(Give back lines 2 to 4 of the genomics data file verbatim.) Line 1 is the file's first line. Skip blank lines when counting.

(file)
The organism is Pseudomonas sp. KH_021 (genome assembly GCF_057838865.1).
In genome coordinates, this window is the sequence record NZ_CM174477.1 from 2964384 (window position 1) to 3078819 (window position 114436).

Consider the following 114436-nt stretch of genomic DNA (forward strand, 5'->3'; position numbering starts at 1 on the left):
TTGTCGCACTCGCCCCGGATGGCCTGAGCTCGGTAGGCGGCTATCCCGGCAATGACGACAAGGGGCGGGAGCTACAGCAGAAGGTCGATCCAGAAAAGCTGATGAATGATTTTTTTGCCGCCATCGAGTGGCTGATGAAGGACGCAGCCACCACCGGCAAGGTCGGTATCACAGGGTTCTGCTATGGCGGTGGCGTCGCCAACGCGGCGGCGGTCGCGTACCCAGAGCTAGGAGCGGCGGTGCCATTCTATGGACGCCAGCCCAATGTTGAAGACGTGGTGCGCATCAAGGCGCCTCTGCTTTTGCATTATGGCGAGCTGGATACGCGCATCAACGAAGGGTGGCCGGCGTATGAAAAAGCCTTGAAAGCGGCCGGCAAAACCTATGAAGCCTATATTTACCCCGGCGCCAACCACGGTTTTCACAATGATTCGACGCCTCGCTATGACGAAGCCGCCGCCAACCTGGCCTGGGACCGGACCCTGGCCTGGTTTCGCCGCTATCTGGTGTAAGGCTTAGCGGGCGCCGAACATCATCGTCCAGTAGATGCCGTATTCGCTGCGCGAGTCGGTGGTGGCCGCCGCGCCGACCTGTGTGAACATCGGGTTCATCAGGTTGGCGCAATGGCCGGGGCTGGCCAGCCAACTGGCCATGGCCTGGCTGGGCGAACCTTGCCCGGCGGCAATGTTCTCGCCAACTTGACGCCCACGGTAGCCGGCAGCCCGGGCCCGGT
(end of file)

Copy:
In genome coordinates, this window is the sequence record NZ_CM174477.1 from 2964384 (window position 1) to 3078819 (window position 114436).

Consider the following 114436-nt stretch of genomic DNA (forward strand, 5'->3'; position numbering starts at 1 on the left):
TTGTCGCACTCGCCCCGGATGGCCTGAGCTCGGTAGGCGGCTATCCCGGCAATGACGACAAGGGGCGGGAGCTACAGCAGAAGGTCGATCCAGAAAAGCTGATGAATGATTTTTTTGCCGCCATCGAGTGGCTGATGAAGGACGCAGCCACCACCGGCAAGGTCGGTATCACAGGGTTCTGCTATGGCGGTGGCGTCGCCAACGCGGCGGCGGTCGCGTACCCAGAGCTAGGAGCGGCGGTGCCATTCTATGGACGCCAGCCCAATGTTGAAGACGTGGTGCGCATCAAGGCGCCTCTGCTTTTGCATTATGGCGAGCTGGATACGCGCATCAACGAAGGGTGGCCGGCGTATGAAAAAGCCTTGAAAGCGGCCGGCAAAACCTATGAAGCCTATATTTACCCCGGCGCCAACCACGGTTTTCACAATGATTCGACGCCTCGCTATGACGAAGCCGCCGCCAACCTGGCCTGGGACCGGACCCTGGCCTGGTTTCGCCGCTATCTGGTGTAAGGCTTAGCGGGCGCCGAACATCATCGTCCAGTAGATGCCGTATTCGCTGCGCGAGTCGGTGGTGGCCGCCGCGCCGACCTGTGTGAACATCGGGTTCATCAGGTTGGCGCAATGGCCGGGGCTGGCCAGCCAACTGGCCATGGCCTGGCTGGGCGAACCTTGCCCGGCGGCAATGTTCTCGCCAACTTGACGCCCACGGTAGCCGGCAGCCCGGGCCCGGT